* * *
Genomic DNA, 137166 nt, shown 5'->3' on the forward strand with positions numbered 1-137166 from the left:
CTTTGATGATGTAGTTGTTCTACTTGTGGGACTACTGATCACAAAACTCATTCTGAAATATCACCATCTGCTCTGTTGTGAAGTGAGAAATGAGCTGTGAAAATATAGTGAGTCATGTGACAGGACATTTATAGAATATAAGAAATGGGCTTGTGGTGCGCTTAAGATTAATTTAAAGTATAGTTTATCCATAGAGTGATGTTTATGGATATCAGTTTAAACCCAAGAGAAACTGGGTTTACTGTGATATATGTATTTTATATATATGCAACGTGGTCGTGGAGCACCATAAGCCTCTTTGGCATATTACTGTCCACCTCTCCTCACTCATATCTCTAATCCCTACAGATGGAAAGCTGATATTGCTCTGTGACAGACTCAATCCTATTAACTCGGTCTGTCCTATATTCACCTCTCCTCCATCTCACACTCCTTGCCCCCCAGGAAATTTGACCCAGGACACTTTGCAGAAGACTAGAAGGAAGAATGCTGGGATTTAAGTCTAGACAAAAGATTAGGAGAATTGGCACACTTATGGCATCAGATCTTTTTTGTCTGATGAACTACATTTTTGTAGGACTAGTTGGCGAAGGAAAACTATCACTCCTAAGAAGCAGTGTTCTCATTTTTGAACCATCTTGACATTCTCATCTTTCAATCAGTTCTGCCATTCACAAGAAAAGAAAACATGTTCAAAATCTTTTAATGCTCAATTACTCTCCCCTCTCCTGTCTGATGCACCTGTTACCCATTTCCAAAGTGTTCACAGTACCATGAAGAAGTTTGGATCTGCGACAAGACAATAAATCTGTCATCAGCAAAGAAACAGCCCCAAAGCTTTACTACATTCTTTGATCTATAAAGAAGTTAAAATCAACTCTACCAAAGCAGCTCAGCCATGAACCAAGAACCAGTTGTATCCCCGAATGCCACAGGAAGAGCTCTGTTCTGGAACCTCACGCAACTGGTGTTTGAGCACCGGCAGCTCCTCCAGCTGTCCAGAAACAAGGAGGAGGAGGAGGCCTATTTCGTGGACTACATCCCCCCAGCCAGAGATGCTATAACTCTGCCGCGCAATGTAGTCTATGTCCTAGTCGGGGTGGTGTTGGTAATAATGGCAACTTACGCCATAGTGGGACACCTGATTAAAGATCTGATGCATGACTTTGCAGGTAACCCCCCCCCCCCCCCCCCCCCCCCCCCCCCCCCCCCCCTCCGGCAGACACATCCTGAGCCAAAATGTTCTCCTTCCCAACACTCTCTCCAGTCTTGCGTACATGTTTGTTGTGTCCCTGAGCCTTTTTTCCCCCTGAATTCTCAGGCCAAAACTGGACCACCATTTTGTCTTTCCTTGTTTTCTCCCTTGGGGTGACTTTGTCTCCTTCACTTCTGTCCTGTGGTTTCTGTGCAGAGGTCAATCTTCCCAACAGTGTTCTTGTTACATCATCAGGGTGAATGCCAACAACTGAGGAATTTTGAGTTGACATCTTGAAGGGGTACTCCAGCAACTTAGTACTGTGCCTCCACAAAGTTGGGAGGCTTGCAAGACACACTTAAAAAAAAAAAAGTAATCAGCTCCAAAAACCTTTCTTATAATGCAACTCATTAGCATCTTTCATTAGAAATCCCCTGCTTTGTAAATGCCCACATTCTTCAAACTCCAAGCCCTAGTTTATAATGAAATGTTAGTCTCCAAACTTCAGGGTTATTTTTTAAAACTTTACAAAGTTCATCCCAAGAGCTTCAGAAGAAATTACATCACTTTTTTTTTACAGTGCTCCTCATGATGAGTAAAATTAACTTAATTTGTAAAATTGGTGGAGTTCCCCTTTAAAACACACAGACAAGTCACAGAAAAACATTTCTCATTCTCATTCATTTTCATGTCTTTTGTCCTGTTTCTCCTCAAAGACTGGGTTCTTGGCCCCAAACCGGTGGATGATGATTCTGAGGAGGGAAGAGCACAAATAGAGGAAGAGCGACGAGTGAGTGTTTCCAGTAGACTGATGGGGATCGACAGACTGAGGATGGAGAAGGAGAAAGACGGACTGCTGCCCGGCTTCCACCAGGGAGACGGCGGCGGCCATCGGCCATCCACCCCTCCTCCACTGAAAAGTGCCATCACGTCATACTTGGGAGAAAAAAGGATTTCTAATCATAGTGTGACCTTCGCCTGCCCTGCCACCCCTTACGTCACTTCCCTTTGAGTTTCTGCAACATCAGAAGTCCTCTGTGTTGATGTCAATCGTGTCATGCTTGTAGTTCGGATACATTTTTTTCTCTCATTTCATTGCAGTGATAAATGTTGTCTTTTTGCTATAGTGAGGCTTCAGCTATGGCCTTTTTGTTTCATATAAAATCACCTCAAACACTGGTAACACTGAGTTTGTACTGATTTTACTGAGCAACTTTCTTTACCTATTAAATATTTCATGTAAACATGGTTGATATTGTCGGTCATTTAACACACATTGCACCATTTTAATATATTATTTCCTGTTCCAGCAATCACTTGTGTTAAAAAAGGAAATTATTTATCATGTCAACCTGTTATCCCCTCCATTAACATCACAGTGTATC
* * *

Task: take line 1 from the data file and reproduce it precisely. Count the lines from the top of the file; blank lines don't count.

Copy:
Genomic DNA, 137166 nt, shown 5'->3' on the forward strand with positions numbered 1-137166 from the left: